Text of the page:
Last week, the Halifax Examiner put a lot of our reporting resources into covering the release of the Mass Casualty Commission’s report, and that reporting continues; we’ll have more articles and analyses of the report in coming days, including two articles to be published later today. If I say so myself, the Examiner’s coverage has been exemplary.

Still, despite that intensely focused reporting, the Examiner also broke and expanded upon several important unrelated news stories. On Thursday and Friday alone, the Examiner was the first to report on the death in custody of Sarah Rose Denny, a parliamentary investigation of Paper Excellence, and internal strife at Second Story Women’s Centre. We also provided an update on the Allison Holthoff case, and published about former premier Stephen McNeil’s dalliance with Maritime Launch Services, as well as our usual City Hall and Province House coverage.

Nearly a decade old, the Examiner is an important media presence, with a capable staff that can simultaneously tackle multiple important news stories, and to do so with a depth and breadth of reporting that readers won’t find elsewhere. I’m confident we’ll continue to do so.

We’ve done all this despite being in a financial tight spot. Over the past few weeks, readers have responded kindly and quickly to my request for help, and that help has brought us a long way, but we’re not out of the woods yet. April is the crunch month, and we still need your assistance.

If you have not already, please consider subscribing to the Examiner. Or, if you simply want to reward us for a job well done on the Mass Casualty reporting, please consider a one-time donation.



1. Sarah Rose Denny

A woman smiles and spreads her arms in a green field on the coast on a sunny day.
Sarah Rose Denny Credit: Contributed/Brian Knockwood

“The Elizabeth Fry Society of Mainland Nova Scotia is calling for a public inquiry after a Mi’kmaw woman died of pneumonia in provincial custody this week,” reports Zane Woodford:

Sarah Rose Denny, 36, died in hospital on Sunday, March 26. She had been in custody in the East Unit of the Central Nova Scotia Correctional Facility, the provincial jail in Burnside.

Denny was a mother of two from the Eskasoni First Nation, and she was part of the Eskasoni Women’s Drum Group and Denny Family Dancers.

[Shirley Tuplin, a friend,] works as an Indigenous peer support person. She and Denny got sober around the same time a few years ago, and she said Denny was “on the Red Road.”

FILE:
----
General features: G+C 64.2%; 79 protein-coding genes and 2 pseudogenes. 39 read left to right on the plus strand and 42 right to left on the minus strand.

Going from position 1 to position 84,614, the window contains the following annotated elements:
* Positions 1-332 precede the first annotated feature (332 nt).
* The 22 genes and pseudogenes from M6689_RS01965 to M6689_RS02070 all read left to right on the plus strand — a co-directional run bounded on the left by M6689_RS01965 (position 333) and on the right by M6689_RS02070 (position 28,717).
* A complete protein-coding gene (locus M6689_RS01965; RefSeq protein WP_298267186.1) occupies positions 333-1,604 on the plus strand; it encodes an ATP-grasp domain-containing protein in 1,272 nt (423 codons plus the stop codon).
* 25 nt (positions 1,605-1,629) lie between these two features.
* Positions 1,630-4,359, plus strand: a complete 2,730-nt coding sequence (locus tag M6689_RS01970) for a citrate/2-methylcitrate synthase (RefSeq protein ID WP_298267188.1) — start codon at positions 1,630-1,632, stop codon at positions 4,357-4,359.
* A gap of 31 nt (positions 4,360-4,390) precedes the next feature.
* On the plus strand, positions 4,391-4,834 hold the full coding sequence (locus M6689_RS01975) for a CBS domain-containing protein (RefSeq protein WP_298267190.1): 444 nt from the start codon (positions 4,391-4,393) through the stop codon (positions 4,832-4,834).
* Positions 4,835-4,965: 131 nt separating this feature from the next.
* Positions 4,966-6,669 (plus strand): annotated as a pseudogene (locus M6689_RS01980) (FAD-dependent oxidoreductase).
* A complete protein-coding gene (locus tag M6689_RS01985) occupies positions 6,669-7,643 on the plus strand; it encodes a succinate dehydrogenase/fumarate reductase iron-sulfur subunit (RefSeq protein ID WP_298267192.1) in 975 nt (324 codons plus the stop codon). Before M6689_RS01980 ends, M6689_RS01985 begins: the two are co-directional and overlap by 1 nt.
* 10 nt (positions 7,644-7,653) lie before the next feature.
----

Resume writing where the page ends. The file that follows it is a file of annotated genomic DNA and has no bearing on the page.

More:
Denny ended up in Burnside because she missed a meeting with a probation officer, Tuplin said.

“It was supposed to be a simple little thing, like, ‘Go turn yourself in and get right back out,’” Tuplin said.

“And then they end up doing what they always do with my people, and just delaying things and making it hard. So she must have caught pneumonia while being in there.”

It’s unclear how long Denny was in custody. Tuplin estimated it was a few weeks.

Tuplin said an autopsy showed Denny had double pneumonia, meaning both her lungs were infected. The infection had spread to her heart, Tuplin said.

Staff at the Burnside jail waited until Denny was vomiting blood to take her to the hospital, Tuplin said, and that’s where she died on Sunday.

Click here to read “Mi’kmaw woman dies of pneumonia in provincial custody.”

This story is maddening. Vaccines are available for pneumonia, and with early detection and treatment, nearly all cases are easily and successfully treatable. Obviously, we don’t know the details of Denny’s case, but that’s an argument for a thorough review.

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2. Parliamentary committee to investigate Paper Excellence

A red chainsaw cuts into a stump with the words "Deforestation Inc" on it.
Credit: Ricardo Weibezahn / ICIJ

“The federal Standing Committee on Natural Resources will investigate the ownership of Paper Excellence,” reports Joan Baxter:

[Friday], the committee debated a motion introduced by NDP natural resources critic Charlie Angus to summon top officials from Paper Excellence and the federal government that recently approved the company’s takeover of pulp and paper giant Resolute Forest Products to testify before the Committee.

Although the meeting was held in camera, the minutes posted on the Committee’s website show that “it was agreed” that “the committee undertake a study of up to 2 meetings, at a time to be determined, regarding the ownership structure in the Canadian Pulp and Paper Industry specifically in relation to reports concerning the company Paper Excellence.”

The reports to which the Committee is referring are the media reports from the Halifax Examiner, CBC, Glacier Media, Le Monde and Radio France, which worked together on an investigation into Paper Excellence as part of the large Deforestation Inc. project led by the International Consortium of Investigative Journalists (ICIJ).

Click here to read “Parliamentary committee to investigate ownership of Paper Excellence.”

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3. Stephen McNeil, rocket man

Premier Stephen McNeil at the Feb. 5, 2021 COVID briefing. Photo: Communications Nova Scotia

“Former Premier Stephen McNeil has been named to an “advisory board” to Maritime Launch Services,” reports Joan Baxter:

Maritime Launch Services is the company that wants to launch Ukrainian rockets (that have never been built or flown) into orbit from the tiny fishing community of Canso in Nova Scotia.

As the Examiner reported in 2019, even before he left office, McNeil was doing favours for the company. Under his government, the province decided the spaceport project should undergo the shorter and less onerous Class I environmental assessment. On June 4, 2019, Nova Scotia’s (and Premier McNeil’s) environment minister Gordon Wilson approved the spaceport project, albeit with some conditions.

Despite having met with the premier to promote their private spaceport project, neither Maritime Launch Services nor [its president] Stephen Matier were registered as lobbyists on the provincial registry of lobbyists.